Software Requirements: Objects, Functions and States. Alan Davis, Prentice Hall, 1993.

This is one of my favorite books on the subject of software requirements. I’ve been known to take it with me to meetings and quote from it every now and again.

Mathematical Structures for Computer Science. Judith L. Gersting, W. H. Freeman (3rd edition), 1993.

A hefty but readable tome, this book covers topics such as predicate logic, recursion, program verification, and the application of discrete mathematics to computer science. Highly recommended for anyone who wants to gain a deeper understanding of the abstractions that form the basis of non-trivial software.

Software Engineering. C. Easteal and G. Davies, McGraw-Hill, 1989.

While this book is dated now it still contains mountains of useful insight into the activities of software engineering. I would recommend if for no other reason than it exposes the reader to the methods and techniques that are the precursors upon which much of today’s software engineering processes are based. It’s a lot easier to figure out where you’re going if you know where you’ve been.

Learning Python. Mark Lutz and David Ascher,  O’Reilly (2nd edition), 2004.

A couple of years ago I found myself back in a Python environment after being away from it for quite a while, and I picked up this book as a way to give myself a quick refresher. A lot has changed in Python over the years, so I was looking forward to seeing where the language had been and where it was headed. Although I did get a lot from the book I also came away with a sense that it was somewhat confused as to what kind of book it was supposed to be. My one major gripe was that I felt that the presentation of the language was somewhat haphazard, and in some places confusing. Python might look like a typical procedural language (if you use it that way) but under the hood it is unique. I felt that the book contained far too many “oh, and by the way”, and “oh yeah, Python has this or that, but don’t worry about it for now” types of sidebars and asides. But, all bitching aside, this is a decent place for someone to start who has never seen Python before.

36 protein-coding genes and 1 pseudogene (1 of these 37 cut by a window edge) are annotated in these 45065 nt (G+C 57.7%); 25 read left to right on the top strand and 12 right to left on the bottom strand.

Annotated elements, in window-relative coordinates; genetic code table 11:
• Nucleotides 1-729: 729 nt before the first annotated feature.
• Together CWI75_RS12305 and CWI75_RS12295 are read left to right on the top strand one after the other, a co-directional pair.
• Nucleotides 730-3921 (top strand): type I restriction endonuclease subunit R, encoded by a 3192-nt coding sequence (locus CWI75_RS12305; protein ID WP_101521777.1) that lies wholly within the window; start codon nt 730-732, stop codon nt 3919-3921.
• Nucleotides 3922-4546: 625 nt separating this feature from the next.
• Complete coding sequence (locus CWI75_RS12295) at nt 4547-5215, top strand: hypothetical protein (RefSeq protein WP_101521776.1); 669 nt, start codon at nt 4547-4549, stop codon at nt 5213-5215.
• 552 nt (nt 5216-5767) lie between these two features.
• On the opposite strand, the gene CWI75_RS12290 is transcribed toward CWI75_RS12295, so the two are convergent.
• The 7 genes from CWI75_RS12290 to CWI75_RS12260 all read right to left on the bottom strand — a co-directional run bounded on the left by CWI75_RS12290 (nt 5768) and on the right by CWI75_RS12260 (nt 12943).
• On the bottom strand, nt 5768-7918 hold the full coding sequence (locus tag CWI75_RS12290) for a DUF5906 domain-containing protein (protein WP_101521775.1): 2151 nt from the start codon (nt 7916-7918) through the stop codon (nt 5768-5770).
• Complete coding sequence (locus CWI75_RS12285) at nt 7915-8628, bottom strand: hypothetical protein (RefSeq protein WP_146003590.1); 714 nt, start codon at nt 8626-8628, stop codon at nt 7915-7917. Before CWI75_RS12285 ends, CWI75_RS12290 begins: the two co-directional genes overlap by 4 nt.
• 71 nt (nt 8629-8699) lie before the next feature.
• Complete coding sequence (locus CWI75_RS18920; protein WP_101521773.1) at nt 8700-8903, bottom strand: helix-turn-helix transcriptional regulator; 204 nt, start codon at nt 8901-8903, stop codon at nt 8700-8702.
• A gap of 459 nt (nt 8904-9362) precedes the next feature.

Design Patterns. Gamma, Helm, Johnson and Vlissides, Addison-Wesley, 1995.

This is the famous “Gang of Four” treatise on design patterns in OOP. Anyone who works with OOD/OOP has probably heard of it. Hopefully they’ve read it, and if they haven’t they should. The solutions presented to recurring problems in software design are as timely today as when the book was written. I wasn’t a big fan of OOP until I read this book. It helped clear away a lot of the hype and let me add some new tools to my kit.

Discrete Event Simulation in C. Kevin Watkins, McGraw-Hill, 1993.

A good introduction to the concepts and applications of discrete event simulations, which treat time in a discrete fashion and model the events which occur with each discrete interval of time. The book covers topics such as random number generation, entity modeling, scheduling and queue modeling. For me a nice touch was the inclusion of a diskette with the source code for a set of simulation functions, which makes it much easier to load and try out the concepts presented in the text.

Safer C. Les Hatton, McGraw-HIll, 1995.